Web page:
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    Thank you for your kind words. I've been growing these sarracenias (flava and purpurea) in it's tubs for over a decade and a bit. There are holes at the bottoms (came with it) and the whole planter sits in water all the time...especially important when it gets hot in the summer. I water the whole planter everyday in the morning during the summer and leave them out, exposed, all throughout winter.

    The plants are grown in a 70:30 peat/sand mix. No fertilizers.

    Since 1995, when I first started growing these sarracenia like this, I had to change it's growing medium three times - as weeds (ferns, chickeweed, dandelion etc) took over. There also used to be venus flytraps in the planters, but after the third season, the squirrels ate them all up. Oh well, that's nature.
     
  6. barvinok

    barvinok Active Member

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    Hi Flaytrap, your plants are gorgeous!
    I have million questions but let's strart with 2:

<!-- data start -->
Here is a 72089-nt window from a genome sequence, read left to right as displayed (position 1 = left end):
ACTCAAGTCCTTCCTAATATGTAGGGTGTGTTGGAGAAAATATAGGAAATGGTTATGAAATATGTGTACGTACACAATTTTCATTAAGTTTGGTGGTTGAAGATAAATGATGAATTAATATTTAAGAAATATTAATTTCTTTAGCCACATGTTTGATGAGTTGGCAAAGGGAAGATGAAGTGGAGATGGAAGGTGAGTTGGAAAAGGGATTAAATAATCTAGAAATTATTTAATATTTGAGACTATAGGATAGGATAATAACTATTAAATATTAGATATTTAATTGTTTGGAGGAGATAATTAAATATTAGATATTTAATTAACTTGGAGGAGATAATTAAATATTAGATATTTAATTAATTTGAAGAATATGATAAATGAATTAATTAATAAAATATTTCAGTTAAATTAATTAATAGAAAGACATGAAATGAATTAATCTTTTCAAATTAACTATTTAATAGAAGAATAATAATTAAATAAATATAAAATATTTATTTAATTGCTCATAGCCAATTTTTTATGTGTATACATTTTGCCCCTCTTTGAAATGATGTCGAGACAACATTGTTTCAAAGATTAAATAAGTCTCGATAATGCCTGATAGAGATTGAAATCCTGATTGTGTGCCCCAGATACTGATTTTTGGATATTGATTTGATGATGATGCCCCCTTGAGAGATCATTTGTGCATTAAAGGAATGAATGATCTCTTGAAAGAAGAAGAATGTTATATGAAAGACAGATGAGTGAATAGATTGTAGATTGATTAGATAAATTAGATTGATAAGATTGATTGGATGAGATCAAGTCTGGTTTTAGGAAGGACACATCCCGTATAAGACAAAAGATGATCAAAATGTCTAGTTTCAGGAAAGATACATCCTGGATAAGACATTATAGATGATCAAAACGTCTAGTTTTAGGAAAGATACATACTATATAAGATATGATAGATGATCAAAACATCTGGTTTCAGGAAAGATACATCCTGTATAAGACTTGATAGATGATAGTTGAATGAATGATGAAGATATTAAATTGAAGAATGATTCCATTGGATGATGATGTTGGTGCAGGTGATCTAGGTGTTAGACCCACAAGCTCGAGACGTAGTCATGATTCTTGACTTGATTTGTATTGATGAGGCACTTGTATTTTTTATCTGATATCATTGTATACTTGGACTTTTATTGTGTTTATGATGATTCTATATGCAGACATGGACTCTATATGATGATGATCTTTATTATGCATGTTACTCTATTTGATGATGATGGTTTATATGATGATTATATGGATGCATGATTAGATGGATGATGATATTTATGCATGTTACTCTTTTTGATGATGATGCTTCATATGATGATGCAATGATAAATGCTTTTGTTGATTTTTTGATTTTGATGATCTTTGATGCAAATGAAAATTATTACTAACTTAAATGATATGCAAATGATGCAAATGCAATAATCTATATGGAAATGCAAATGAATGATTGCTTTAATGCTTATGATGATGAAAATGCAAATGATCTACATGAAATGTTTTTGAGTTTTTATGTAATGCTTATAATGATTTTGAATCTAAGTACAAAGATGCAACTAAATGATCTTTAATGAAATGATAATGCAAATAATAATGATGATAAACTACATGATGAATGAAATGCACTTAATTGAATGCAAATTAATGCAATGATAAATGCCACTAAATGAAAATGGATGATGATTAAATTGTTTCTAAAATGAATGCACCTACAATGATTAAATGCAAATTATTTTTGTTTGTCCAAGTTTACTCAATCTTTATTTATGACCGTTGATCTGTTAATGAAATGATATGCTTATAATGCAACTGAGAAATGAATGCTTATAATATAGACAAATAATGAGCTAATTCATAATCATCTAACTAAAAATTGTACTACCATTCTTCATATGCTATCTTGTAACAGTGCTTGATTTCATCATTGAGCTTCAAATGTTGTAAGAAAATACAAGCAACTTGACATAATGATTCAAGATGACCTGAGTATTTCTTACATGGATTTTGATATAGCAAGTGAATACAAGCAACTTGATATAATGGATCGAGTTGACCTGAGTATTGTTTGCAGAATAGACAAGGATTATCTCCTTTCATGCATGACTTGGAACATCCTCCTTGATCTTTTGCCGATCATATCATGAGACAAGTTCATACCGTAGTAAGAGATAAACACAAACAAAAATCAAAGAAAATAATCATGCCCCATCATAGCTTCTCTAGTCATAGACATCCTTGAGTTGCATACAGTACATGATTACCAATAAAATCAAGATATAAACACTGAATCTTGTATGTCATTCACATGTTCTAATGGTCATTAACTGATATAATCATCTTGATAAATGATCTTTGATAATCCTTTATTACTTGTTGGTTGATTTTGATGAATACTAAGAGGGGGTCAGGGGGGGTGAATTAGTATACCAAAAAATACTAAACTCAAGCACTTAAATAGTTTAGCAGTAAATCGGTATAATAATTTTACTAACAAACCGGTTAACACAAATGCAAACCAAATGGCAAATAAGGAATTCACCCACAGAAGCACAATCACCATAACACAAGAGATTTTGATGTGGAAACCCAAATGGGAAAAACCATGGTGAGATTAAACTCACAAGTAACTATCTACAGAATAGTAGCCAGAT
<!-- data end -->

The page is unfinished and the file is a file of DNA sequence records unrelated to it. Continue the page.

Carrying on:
-Do you protect Darlinctonia roots form summer hit if yes- how? (got my in a fall-no summer experience yet)
    -About Sephalotus from seeds-got 5 seeds at the end of Dec-1 month cold after warm under the light -nothing. Is it any hope for germination?
    Thank you
     
  7. bcgift52

    bcgift52 Active Member

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    Thanks for the advice - will try it. Is it not a good idea to grow them as mixed planters ? Of course I can do without the weeds - have plenty everywhere !
    And as for the squirrels, we should one day start a thread with squirrel stories.
     
  8. Equilibrium

    Equilibrium Active Member

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    Very nice photos. Very nice indeed. I also use a 70/30 mix for Sarracenia.
     
  9. carnivorous plant girl!

    carnivorous plant girl! Member